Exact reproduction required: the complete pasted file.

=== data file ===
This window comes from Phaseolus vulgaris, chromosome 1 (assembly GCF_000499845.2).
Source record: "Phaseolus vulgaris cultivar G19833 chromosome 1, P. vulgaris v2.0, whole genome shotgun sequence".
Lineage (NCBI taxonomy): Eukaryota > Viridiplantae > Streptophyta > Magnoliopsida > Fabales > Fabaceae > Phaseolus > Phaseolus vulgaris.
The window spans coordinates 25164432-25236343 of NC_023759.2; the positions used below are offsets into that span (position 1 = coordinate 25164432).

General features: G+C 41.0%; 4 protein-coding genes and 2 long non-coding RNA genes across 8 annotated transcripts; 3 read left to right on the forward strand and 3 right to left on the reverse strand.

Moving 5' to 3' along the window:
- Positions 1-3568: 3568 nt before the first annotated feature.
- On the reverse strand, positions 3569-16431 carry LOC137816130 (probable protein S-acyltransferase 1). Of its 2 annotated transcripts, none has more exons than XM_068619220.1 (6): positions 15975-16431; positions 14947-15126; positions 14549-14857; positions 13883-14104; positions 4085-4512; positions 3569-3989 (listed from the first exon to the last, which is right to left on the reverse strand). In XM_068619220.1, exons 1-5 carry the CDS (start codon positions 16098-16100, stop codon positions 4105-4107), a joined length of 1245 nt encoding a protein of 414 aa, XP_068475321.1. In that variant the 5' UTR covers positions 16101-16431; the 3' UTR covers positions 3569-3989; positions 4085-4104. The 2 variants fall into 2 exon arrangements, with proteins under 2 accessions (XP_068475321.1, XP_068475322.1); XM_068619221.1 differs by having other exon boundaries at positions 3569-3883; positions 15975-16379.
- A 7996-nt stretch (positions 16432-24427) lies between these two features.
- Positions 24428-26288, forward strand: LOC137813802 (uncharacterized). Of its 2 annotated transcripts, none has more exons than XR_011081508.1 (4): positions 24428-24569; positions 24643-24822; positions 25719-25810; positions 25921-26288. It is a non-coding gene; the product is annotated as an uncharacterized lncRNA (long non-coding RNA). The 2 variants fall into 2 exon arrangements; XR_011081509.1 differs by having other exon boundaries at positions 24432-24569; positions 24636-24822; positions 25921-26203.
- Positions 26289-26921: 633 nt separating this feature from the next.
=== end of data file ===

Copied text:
This window comes from Phaseolus vulgaris, chromosome 1 (assembly GCF_000499845.2).
Source record: "Phaseolus vulgaris cultivar G19833 chromosome 1, P. vulgaris v2.0, whole genome shotgun sequence".
Lineage (NCBI taxonomy): Eukaryota > Viridiplantae > Streptophyta > Magnoliopsida > Fabales > Fabaceae > Phaseolus > Phaseolus vulgaris.
The window spans coordinates 25164432-25236343 of NC_023759.2; the positions used below are offsets into that span (position 1 = coordinate 25164432).

General features: G+C 41.0%; 4 protein-coding genes and 2 long non-coding RNA genes across 8 annotated transcripts; 3 read left to right on the forward strand and 3 right to left on the reverse strand.

Moving 5' to 3' along the window:
- Positions 1-3568: 3568 nt before the first annotated feature.
- On the reverse strand, positions 3569-16431 carry LOC137816130 (probable protein S-acyltransferase 1). Of its 2 annotated transcripts, none has more exons than XM_068619220.1 (6): positions 15975-16431; positions 14947-15126; positions 14549-14857; positions 13883-14104; positions 4085-4512; positions 3569-3989 (listed from the first exon to the last, which is right to left on the reverse strand). In XM_068619220.1, exons 1-5 carry the CDS (start codon positions 16098-16100, stop codon positions 4105-4107), a joined length of 1245 nt encoding a protein of 414 aa, XP_068475321.1. In that variant the 5' UTR covers positions 16101-16431; the 3' UTR covers positions 3569-3989; positions 4085-4104. The 2 variants fall into 2 exon arrangements, with proteins under 2 accessions (XP_068475321.1, XP_068475322.1); XM_068619221.1 differs by having other exon boundaries at positions 3569-3883; positions 15975-16379.
- A 7996-nt stretch (positions 16432-24427) lies between these two features.
- Positions 24428-26288, forward strand: LOC137813802 (uncharacterized). Of its 2 annotated transcripts, none has more exons than XR_011081508.1 (4): positions 24428-24569; positions 24643-24822; positions 25719-25810; positions 25921-26288. It is a non-coding gene; the product is annotated as an uncharacterized lncRNA (long non-coding RNA). The 2 variants fall into 2 exon arrangements; XR_011081509.1 differs by having other exon boundaries at positions 24432-24569; positions 24636-24822; positions 25921-26203.
- Positions 26289-26921: 633 nt separating this feature from the next.